Senate races next week could hold the key to whether the stock market glides through the year-end in a typical post-midterm election rally or gets hit with a fresh bout of volatility. "If we have a really uncertain situation, where the Senate is divided and candidates are threatening recounts, that's really not good," said Robbert van Batenburg, director of market strategy at Newedge USA LLC in New York. Such an outcome, while considered unlikely, nevertheless rekindles uncomfortable memories for some of the 2000 presidential election, when George W. Bush's victory over Al Gore was not confirmed for more than a month after Election Day.
China's factory activity unexpectedly fell to a five-month low in October as firms fought slowing orders and rising costs in the cooling economy, reinforcing views that the country's growth outlook is hazy at best. The official Purchasing Managers' Index (PMI) eased to 50.8 in October from September's 51.1, the National Bureau of Statistics said on Saturday, but above the 50-point level that separates growth from contraction on a monthly basis. Underscoring the challenges facing the world's second-largest economy, the PMI showed foreign and domestic demand slipped to five- and six-month lows, respectively, with overseas orders shrinking slightly on a monthly basis. "There remains downward pressure on the economy, and monetary policy will remain easy," economists at China International Capital Corp said in a note to clients after the data.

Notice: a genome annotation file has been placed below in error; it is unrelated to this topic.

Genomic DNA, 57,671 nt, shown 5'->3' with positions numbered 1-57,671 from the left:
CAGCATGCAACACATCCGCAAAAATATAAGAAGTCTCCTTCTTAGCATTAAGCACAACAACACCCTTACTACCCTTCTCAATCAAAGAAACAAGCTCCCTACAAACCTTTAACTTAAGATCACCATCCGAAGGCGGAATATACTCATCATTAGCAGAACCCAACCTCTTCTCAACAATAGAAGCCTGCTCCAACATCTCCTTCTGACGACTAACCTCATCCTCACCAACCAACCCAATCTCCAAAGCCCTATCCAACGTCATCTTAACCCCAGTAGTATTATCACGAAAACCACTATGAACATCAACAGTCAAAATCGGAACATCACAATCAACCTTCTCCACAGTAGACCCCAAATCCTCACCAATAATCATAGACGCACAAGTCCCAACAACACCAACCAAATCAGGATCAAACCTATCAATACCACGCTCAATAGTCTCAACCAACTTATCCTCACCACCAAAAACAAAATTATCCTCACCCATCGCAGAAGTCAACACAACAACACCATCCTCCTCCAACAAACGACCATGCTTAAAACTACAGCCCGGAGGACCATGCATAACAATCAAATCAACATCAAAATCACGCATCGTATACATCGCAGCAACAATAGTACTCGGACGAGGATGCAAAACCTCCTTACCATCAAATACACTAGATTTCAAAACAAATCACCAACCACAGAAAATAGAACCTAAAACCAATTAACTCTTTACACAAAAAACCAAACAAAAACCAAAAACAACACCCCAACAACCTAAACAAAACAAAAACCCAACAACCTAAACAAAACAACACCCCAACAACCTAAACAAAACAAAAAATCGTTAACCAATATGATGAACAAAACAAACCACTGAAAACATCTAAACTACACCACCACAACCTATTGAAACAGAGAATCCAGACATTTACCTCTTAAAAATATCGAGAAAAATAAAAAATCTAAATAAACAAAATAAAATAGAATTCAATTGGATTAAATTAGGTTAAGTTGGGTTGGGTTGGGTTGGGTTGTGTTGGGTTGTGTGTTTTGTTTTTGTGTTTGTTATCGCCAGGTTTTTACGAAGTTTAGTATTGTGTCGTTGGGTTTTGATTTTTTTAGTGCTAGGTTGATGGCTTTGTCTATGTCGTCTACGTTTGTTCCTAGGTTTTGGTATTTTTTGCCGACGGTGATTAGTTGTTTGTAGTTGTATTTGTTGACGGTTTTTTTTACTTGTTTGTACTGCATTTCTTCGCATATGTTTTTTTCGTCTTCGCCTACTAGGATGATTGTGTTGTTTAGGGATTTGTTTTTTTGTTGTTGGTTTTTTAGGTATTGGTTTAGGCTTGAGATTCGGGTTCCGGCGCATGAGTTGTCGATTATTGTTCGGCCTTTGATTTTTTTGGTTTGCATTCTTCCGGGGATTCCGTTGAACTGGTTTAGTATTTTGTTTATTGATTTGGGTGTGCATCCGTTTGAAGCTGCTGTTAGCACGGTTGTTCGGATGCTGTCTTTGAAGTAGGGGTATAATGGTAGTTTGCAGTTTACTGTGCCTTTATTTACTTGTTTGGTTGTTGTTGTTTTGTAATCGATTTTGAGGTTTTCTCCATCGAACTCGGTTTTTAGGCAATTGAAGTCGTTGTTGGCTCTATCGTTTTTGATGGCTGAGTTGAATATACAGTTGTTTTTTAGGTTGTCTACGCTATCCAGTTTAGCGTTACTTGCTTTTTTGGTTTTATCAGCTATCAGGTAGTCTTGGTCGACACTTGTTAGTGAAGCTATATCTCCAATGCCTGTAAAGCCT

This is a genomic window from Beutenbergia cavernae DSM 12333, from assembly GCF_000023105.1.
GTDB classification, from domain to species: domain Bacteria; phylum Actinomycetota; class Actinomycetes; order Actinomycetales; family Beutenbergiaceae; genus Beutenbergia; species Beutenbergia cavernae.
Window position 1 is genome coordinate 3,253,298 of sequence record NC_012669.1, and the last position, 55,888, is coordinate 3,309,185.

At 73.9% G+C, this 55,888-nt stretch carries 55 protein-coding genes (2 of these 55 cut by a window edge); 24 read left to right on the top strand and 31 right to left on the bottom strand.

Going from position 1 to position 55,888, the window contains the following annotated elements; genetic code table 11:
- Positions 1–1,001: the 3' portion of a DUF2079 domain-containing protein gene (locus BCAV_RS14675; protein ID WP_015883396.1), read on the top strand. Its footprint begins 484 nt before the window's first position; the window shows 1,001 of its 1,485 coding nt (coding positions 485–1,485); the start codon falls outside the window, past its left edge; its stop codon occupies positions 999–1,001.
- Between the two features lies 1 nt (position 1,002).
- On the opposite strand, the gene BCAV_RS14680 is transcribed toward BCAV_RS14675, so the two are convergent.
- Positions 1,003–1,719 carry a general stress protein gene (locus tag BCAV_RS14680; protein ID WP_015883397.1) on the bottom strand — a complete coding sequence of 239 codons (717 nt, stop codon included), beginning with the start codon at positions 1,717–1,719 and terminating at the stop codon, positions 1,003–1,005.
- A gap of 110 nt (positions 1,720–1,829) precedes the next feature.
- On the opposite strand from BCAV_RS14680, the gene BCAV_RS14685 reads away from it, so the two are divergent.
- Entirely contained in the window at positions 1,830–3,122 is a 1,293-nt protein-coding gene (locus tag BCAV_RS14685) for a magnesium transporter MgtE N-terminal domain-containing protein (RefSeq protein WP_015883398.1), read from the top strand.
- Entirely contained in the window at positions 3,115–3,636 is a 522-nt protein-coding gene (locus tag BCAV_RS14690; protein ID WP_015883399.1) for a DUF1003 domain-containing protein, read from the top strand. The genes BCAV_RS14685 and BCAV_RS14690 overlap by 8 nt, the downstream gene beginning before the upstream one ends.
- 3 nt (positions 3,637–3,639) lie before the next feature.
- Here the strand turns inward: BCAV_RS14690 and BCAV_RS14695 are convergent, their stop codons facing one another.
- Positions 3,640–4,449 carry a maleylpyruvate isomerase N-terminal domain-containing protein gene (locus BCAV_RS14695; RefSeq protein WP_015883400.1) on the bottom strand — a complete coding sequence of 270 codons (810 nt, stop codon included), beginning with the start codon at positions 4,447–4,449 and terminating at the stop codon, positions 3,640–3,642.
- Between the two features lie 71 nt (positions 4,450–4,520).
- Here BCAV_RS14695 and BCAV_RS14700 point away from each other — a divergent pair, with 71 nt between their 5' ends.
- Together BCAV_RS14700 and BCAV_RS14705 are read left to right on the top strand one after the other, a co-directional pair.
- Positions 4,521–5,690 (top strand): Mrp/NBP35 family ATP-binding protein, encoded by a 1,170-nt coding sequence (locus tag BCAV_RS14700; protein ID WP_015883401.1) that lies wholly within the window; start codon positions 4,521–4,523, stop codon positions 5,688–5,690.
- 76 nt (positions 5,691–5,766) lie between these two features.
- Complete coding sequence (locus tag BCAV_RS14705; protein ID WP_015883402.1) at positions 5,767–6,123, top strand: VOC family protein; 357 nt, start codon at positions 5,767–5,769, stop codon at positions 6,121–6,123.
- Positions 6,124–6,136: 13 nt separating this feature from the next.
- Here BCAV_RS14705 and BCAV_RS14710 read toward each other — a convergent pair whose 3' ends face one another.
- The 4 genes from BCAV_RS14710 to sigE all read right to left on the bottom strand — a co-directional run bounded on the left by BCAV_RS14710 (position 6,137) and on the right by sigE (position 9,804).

"The fundamentals ... remain very solid," said Gus Faucher, a senior economist at PNC Financial Services in Pittsburgh. The Commerce Department said on Friday that consumer spending, which accounts for more than two-thirds of U.S.